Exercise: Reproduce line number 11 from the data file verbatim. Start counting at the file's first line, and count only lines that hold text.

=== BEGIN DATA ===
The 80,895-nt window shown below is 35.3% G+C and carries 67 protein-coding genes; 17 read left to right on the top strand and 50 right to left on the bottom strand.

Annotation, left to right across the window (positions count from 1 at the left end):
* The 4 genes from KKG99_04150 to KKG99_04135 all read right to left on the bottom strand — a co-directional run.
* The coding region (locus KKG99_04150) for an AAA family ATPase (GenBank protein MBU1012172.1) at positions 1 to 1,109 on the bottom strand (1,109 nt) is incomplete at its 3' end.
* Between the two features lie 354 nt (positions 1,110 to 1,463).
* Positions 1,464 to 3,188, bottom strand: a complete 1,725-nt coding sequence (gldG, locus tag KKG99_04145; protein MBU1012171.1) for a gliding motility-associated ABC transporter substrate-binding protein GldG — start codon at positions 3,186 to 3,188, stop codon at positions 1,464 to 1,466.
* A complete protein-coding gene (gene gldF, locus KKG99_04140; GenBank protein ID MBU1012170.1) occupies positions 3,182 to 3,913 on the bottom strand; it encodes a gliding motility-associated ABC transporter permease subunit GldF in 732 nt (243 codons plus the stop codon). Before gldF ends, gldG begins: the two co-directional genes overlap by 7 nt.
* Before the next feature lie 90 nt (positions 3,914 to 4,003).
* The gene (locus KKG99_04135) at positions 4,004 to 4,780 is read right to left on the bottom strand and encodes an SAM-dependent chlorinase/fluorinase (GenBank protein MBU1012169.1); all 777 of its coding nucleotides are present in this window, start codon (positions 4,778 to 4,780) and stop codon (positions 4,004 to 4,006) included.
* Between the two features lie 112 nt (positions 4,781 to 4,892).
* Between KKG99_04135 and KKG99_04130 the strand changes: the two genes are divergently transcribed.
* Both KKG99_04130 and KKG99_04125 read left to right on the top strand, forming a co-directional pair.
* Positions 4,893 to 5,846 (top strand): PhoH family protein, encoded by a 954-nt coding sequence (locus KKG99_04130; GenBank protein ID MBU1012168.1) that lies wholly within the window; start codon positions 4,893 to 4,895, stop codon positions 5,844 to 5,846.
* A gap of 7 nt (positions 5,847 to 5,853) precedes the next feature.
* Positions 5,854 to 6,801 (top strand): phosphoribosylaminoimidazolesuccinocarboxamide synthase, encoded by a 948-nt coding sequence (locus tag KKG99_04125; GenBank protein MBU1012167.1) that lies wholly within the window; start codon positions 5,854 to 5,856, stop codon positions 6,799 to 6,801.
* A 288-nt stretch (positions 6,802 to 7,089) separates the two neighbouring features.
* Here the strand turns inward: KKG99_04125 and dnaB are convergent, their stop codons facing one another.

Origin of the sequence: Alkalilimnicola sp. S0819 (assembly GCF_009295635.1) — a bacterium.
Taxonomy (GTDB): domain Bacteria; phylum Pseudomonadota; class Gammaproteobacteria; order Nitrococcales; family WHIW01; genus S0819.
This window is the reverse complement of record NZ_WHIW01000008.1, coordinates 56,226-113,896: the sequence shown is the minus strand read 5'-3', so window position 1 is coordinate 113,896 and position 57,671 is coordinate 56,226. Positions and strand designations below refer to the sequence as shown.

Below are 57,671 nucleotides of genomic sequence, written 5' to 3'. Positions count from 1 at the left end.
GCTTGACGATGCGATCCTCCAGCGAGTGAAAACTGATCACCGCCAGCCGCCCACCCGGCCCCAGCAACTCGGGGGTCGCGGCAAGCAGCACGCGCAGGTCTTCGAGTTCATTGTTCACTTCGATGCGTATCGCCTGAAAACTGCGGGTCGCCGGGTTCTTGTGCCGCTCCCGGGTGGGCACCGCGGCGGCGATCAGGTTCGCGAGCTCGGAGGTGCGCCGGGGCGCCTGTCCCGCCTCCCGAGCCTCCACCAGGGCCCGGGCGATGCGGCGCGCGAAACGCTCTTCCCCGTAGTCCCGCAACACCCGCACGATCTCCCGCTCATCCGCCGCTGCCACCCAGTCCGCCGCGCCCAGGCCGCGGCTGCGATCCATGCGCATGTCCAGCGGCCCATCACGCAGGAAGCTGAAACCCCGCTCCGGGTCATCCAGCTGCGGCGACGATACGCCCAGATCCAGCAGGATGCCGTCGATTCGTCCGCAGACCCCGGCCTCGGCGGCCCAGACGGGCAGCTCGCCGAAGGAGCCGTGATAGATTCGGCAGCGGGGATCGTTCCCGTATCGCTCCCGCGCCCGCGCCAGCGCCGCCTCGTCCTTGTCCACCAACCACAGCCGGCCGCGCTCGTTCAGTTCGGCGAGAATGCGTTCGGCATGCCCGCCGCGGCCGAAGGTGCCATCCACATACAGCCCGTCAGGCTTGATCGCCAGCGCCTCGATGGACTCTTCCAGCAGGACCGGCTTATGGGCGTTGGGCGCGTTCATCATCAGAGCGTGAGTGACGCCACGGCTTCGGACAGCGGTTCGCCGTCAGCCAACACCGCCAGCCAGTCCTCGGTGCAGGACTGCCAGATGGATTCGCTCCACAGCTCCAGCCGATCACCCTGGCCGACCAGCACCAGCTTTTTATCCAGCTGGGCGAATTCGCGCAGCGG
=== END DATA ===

* Between KKG99_04135 and KKG99_04130 the strand changes: the two genes are divergently transcribed.